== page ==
Plantar Fibroma

A plantar fibroma is a non-cancerous growth that occurs on the bottom of your foot.

On the bottom of your foot, you have a thick band of tissue that connects your heel to your toes. This band of tissue is called the plantar fascia. Sometimes, a small growth can occur in this tissue. This is called a plantar fibroma.

If there are several lesions, especially if they are on the sole of your foot, then you have a different condition called plantar fibromatosis. This is also called Ledderhose disease.

A plantar fibroma is usually very small, less than an inch around. You can have one on just one foot or on both feet. If the growth is very small, you may not even notice it. It is only when it grows larger that you may feel pain. There is no exact cause pinpointed that leads to the development of a plantar fibroma. Since there is no known cause, it is not possible to prevent them from occurring. A plantar fibroma is always benign, or non-cancerous. However, your doctor may decide to do a biopsy on it just to be on the safe side.



You may have had a plantar fibroma for years and been unaware of it. Many people do not notice them until they start to cause pain. By the time you feel pain, you may also be able to feel a sizable lump on the bottom of your foot. The pain may intensify when you wear shoes, as there is more pressure being put on the lump. Walking or standing for long periods will also increase the pain. Some people feel a lump but do not have pain. If the fibroma is not causing pain, it is up to you if you want to seek treatment for it. Patients who are experiencing difficulty walking due to the pain need to seek treatment.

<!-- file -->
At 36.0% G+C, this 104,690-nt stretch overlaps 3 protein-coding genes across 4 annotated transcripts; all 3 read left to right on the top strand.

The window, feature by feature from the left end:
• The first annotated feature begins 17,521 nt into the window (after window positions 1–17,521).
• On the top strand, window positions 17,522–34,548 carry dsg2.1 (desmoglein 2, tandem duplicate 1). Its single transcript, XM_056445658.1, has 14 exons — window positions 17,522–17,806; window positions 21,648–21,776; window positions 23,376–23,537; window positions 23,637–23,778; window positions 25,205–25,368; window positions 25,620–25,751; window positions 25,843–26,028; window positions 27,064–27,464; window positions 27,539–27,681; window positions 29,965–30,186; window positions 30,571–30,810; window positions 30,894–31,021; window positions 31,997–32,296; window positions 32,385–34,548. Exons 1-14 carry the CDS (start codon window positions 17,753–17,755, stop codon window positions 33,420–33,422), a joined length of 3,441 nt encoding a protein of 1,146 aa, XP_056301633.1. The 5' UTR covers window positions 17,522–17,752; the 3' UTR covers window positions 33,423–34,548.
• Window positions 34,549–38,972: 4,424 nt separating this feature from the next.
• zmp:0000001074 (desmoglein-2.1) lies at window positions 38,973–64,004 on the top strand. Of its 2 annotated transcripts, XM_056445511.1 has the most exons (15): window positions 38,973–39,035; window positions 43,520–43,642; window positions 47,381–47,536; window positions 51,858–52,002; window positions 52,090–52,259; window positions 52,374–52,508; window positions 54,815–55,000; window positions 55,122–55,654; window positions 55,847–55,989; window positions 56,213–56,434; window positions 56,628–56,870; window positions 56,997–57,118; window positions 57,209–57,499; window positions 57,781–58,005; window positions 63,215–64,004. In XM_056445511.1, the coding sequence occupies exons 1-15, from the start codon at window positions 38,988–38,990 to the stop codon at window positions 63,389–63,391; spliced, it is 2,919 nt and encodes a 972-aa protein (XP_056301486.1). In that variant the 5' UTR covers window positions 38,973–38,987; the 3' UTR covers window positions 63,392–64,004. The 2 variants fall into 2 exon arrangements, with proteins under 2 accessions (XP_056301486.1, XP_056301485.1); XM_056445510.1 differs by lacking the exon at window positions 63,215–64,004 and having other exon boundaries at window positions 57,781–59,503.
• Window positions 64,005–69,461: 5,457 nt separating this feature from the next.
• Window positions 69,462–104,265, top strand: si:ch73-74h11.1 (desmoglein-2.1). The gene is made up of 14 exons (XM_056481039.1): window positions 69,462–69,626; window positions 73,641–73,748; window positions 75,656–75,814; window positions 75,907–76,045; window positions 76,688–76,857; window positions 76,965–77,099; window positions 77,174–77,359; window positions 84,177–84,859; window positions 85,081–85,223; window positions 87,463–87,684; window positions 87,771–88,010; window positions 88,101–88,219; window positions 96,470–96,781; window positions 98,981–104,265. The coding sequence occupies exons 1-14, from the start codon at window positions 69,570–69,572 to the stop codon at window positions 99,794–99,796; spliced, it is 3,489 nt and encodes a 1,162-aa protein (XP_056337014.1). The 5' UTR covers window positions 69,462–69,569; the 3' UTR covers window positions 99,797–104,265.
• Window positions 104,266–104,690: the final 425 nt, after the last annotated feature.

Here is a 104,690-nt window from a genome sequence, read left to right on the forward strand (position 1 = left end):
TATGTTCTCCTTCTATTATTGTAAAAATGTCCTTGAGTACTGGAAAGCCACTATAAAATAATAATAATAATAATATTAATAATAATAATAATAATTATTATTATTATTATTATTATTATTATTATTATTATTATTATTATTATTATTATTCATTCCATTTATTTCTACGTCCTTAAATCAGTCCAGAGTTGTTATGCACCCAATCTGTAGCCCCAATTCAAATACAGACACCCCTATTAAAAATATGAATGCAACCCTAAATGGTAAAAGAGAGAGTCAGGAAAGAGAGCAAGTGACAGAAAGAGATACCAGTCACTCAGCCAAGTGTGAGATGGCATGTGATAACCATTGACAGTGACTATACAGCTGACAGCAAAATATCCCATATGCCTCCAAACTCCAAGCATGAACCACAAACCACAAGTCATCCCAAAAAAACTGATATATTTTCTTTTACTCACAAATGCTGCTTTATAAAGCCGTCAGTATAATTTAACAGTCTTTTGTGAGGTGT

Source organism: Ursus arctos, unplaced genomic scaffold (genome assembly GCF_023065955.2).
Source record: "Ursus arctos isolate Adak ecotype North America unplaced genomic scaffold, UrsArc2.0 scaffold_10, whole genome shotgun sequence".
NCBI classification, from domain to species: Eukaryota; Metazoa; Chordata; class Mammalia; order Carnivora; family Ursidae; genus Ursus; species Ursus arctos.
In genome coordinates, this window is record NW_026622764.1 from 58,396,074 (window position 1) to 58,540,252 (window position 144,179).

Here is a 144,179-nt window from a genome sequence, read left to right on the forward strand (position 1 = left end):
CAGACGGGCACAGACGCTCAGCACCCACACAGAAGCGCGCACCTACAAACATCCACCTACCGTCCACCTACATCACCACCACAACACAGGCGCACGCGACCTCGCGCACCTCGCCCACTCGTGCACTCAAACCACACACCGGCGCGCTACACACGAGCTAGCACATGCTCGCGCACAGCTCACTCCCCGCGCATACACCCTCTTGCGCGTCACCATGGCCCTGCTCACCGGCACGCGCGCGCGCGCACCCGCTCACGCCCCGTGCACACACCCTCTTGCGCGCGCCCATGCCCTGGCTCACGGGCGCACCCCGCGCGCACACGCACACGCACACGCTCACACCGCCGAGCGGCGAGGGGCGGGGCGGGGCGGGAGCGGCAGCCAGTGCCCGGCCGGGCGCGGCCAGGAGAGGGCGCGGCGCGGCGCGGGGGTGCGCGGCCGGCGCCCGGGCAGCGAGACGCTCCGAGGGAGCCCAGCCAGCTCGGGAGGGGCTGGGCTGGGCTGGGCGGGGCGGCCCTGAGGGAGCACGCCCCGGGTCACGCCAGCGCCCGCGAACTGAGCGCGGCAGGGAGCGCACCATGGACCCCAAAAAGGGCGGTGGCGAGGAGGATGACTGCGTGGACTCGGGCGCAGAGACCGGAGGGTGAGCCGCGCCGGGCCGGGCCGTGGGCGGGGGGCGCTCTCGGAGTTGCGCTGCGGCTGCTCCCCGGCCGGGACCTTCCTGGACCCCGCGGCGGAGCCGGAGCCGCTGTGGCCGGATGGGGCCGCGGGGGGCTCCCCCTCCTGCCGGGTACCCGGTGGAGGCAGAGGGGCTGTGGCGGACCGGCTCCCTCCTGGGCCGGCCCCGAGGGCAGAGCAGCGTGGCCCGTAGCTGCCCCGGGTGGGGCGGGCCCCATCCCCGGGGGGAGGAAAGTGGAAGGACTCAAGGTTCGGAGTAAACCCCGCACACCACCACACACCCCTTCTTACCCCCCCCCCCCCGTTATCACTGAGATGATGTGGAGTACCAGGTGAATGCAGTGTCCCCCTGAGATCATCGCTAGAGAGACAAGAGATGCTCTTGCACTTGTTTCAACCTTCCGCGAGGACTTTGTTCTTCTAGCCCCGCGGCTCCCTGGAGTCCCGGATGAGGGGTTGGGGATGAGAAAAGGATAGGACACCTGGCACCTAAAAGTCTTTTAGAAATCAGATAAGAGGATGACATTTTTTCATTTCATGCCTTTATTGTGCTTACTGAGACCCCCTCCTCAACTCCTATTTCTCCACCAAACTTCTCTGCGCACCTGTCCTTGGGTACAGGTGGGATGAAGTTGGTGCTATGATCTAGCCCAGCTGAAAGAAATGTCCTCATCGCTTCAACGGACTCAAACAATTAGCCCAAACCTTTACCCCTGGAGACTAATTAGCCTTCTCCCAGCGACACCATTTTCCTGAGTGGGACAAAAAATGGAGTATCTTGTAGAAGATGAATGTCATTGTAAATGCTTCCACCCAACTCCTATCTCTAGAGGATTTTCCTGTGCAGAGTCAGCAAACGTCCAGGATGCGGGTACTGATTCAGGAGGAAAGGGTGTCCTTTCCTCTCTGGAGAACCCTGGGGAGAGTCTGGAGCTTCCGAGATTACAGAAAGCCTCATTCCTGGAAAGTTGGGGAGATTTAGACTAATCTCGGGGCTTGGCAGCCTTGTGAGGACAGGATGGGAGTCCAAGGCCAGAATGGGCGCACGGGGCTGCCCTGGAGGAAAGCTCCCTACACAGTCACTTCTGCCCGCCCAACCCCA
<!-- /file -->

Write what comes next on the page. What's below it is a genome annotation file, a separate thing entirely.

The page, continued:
A physician can normally diagnose a plantar fibroma with a history of the patient’s symptoms and a physical examination. Pressing on the lump may cause pain to radiate down into the toes. An MRI or x-ray may be ordered to get a better look at the entire foot and make sure that the physician is not missing a smaller lump, or the incidence of many lumps, which would then be a different condition. Your doctor may also decide to image both feet to ensure a lump is not beginning to form on the other foot.


You may decide to try non-surgical treatment first. Bear in mind that only surgery can actually remove the fibroma. While other treatments can diminish your pain, the fibroma will not disappear and may even grow bigger. Orthotics and physical therapy are two interventions used that do not include any medicine. Orthotics may give relief because the foot is better supported and the sole of the shoe is not pressing into the fibroma. Physical therapy breaks up the tissue, which can decrease inflammation.

There are two medicinal treatments available. The first is called verapamil 15 percent gel. This is a transdermal gel that is applied to the bottom of the foot. In lab tests, it was shown to slow the growth of fibrous tissue. If it’s used correctly, your pain should subside after three months of treatment. If you are using verapamil gel and your pain has not diminished in three months, speak to your doctor about re-evaluating your treatment plan.

Corticosteroid injections are commonly used to reduce pain for different kinds of ailments. These injections will reduce pain but will not cure the condition.

When less invasive procedures have not worked to reduce the pain from a plantar fibroma, then surgery is warranted. While the surgery is usually completely successful in removing the fibroma, it puts the patient at risk for developing hammertoes or flat arches. If this happens, orthotics may be useful to correct the foot’s position and alleviate pain. Recurrence is possible with a plantar fibroma, so your doctor will schedule follow-ups after the surgery.

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